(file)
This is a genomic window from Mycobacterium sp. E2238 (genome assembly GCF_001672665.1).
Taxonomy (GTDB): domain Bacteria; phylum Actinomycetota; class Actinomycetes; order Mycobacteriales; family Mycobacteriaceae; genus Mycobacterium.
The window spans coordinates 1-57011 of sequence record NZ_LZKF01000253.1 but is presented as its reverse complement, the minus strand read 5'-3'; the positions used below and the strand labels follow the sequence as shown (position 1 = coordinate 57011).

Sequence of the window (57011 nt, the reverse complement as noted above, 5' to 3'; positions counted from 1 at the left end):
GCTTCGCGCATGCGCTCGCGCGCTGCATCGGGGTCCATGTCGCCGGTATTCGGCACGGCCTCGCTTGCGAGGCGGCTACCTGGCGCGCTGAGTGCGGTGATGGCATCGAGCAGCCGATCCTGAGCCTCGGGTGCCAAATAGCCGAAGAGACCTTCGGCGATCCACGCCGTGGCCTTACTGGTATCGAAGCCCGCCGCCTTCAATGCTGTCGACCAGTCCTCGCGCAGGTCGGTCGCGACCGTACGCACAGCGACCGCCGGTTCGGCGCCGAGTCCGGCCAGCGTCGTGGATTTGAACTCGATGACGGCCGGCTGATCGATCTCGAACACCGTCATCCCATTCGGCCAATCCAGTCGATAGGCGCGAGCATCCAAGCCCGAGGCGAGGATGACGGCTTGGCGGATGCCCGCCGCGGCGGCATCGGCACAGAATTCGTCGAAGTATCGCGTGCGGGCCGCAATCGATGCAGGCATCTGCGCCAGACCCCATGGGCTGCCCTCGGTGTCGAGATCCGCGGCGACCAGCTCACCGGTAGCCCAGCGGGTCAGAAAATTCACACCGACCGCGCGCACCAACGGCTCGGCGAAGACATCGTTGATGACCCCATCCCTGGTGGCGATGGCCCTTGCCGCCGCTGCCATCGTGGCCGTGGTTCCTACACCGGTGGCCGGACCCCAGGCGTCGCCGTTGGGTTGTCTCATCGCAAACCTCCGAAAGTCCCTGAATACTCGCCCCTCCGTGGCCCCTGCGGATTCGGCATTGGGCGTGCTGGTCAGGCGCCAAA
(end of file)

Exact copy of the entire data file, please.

This is a genomic window from Mycobacterium sp. E2238 (genome assembly GCF_001672665.1).
Taxonomy (GTDB): domain Bacteria; phylum Actinomycetota; class Actinomycetes; order Mycobacteriales; family Mycobacteriaceae; genus Mycobacterium.
The window spans coordinates 1-57011 of sequence record NZ_LZKF01000253.1 but is presented as its reverse complement, the minus strand read 5'-3'; the positions used below and the strand labels follow the sequence as shown (position 1 = coordinate 57011).

Sequence of the window (57011 nt, the reverse complement as noted above, 5' to 3'; positions counted from 1 at the left end):
GCTTCGCGCATGCGCTCGCGCGCTGCATCGGGGTCCATGTCGCCGGTATTCGGCACGGCCTCGCTTGCGAGGCGGCTACCTGGCGCGCTGAGTGCGGTGATGGCATCGAGCAGCCGATCCTGAGCCTCGGGTGCCAAATAGCCGAAGAGACCTTCGGCGATCCACGCCGTGGCCTTACTGGTATCGAAGCCCGCCGCCTTCAATGCTGTCGACCAGTCCTCGCGCAGGTCGGTCGCGACCGTACGCACAGCGACCGCCGGTTCGGCGCCGAGTCCGGCCAGCGTCGTGGATTTGAACTCGATGACGGCCGGCTGATCGATCTCGAACACCGTCATCCCATTCGGCCAATCCAGTCGATAGGCGCGAGCATCCAAGCCCGAGGCGAGGATGACGGCTTGGCGGATGCCCGCCGCGGCGGCATCGGCACAGAATTCGTCGAAGTATCGCGTGCGGGCCGCAATCGATGCAGGCATCTGCGCCAGACCCCATGGGCTGCCCTCGGTGTCGAGATCCGCGGCGACCAGCTCACCGGTAGCCCAGCGGGTCAGAAAATTCACACCGACCGCGCGCACCAACGGCTCGGCGAAGACATCGTTGATGACCCCATCCCTGGTGGCGATGGCCCTTGCCGCCGCTGCCATCGTGGCCGTGGTTCCTACACCGGTGGCCGGACCCCAGGCGTCGCCGTTGGGTTGTCTCATCGCAAACCTCCGAAAGTCCCTGAATACTCGCCCCTCCGTGGCCCCTGCGGATTCGGCATTGGGCGTGCTGGTCAGGCGCCAAA